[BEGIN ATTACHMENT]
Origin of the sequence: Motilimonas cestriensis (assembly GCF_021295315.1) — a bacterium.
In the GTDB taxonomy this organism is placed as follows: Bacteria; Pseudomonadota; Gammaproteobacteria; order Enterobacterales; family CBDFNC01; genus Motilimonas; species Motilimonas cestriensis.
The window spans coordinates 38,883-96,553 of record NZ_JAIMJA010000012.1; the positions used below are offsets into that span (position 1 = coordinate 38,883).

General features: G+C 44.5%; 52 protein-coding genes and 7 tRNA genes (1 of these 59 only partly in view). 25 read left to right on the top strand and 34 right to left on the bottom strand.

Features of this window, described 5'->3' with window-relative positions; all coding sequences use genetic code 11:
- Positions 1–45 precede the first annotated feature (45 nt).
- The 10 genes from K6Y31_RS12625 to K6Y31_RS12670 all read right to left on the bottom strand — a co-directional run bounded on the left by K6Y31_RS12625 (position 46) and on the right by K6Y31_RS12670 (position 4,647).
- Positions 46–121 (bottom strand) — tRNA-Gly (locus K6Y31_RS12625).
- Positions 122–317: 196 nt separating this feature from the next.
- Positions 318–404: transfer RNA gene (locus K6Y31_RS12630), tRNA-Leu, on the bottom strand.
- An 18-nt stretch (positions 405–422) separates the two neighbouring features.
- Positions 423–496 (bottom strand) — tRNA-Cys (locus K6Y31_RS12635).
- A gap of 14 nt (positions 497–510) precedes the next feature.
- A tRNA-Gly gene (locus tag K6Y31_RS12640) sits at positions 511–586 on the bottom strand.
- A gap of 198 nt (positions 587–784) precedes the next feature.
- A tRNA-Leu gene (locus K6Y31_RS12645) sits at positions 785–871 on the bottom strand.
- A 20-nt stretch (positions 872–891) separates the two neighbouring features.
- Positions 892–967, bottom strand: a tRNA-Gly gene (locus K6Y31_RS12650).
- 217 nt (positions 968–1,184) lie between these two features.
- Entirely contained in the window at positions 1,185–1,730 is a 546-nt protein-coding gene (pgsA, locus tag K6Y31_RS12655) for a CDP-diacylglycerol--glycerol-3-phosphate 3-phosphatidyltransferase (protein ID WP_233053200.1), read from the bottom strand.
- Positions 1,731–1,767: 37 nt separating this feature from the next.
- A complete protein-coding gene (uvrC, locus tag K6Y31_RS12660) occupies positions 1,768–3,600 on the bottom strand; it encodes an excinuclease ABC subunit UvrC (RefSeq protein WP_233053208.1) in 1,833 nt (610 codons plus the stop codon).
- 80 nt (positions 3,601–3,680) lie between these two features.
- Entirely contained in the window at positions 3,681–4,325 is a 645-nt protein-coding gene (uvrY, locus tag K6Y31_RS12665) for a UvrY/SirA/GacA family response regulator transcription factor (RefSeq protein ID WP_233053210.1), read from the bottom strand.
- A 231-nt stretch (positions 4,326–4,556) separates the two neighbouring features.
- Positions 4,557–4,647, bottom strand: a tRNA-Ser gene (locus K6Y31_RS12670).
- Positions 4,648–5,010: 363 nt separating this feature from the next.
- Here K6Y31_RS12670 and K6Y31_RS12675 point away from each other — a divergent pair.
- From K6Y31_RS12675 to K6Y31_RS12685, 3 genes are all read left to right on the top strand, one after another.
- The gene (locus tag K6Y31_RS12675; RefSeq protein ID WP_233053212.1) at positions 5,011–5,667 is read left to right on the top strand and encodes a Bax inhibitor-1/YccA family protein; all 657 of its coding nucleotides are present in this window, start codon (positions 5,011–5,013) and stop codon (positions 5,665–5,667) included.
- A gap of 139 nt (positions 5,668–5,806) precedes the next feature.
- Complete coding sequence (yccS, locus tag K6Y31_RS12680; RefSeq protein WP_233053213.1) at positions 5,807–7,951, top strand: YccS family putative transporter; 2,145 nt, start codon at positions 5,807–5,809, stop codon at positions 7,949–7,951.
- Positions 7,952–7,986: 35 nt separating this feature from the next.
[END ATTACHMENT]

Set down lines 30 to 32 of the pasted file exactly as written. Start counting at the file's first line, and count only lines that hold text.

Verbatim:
- The gene (locus tag K6Y31_RS12675; RefSeq protein ID WP_233053212.1) at positions 5,011–5,667 is read left to right on the top strand and encodes a Bax inhibitor-1/YccA family protein; all 657 of its coding nucleotides are present in this window, start codon (positions 5,011–5,013) and stop codon (positions 5,665–5,667) included.
- A gap of 139 nt (positions 5,668–5,806) precedes the next feature.
- Complete coding sequence (yccS, locus tag K6Y31_RS12680; RefSeq protein WP_233053213.1) at positions 5,807–7,951, top strand: YccS family putative transporter; 2,145 nt, start codon at positions 5,807–5,809, stop codon at positions 7,949–7,951.